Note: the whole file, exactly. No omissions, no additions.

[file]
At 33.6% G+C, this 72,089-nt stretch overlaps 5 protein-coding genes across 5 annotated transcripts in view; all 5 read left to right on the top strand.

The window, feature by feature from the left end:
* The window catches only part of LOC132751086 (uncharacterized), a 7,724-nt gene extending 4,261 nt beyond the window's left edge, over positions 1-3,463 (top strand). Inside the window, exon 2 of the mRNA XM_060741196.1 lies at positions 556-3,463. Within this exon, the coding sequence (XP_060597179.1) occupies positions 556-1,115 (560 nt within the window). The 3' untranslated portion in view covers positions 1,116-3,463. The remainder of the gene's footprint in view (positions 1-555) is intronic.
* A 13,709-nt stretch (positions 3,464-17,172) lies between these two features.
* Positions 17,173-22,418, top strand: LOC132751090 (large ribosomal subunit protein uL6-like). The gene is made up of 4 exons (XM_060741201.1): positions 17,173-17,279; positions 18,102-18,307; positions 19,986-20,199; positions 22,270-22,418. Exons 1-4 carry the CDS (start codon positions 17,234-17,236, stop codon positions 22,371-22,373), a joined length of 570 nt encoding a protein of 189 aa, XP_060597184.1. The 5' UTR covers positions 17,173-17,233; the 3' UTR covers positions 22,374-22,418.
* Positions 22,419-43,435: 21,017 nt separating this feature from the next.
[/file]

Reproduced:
At 33.6% G+C, this 72,089-nt stretch overlaps 5 protein-coding genes across 5 annotated transcripts in view; all 5 read left to right on the top strand.

The window, feature by feature from the left end:
* The window catches only part of LOC132751086 (uncharacterized), a 7,724-nt gene extending 4,261 nt beyond the window's left edge, over positions 1-3,463 (top strand). Inside the window, exon 2 of the mRNA XM_060741196.1 lies at positions 556-3,463. Within this exon, the coding sequence (XP_060597179.1) occupies positions 556-1,115 (560 nt within the window). The 3' untranslated portion in view covers positions 1,116-3,463. The remainder of the gene's footprint in view (positions 1-555) is intronic.
* A 13,709-nt stretch (positions 3,464-17,172) lies between these two features.
* Positions 17,173-22,418, top strand: LOC132751090 (large ribosomal subunit protein uL6-like). The gene is made up of 4 exons (XM_060741201.1): positions 17,173-17,279; positions 18,102-18,307; positions 19,986-20,199; positions 22,270-22,418. Exons 1-4 carry the CDS (start codon positions 17,234-17,236, stop codon positions 22,371-22,373), a joined length of 570 nt encoding a protein of 189 aa, XP_060597184.1. The 5' UTR covers positions 17,173-17,233; the 3' UTR covers positions 22,374-22,418.
* Positions 22,419-43,435: 21,017 nt separating this feature from the next.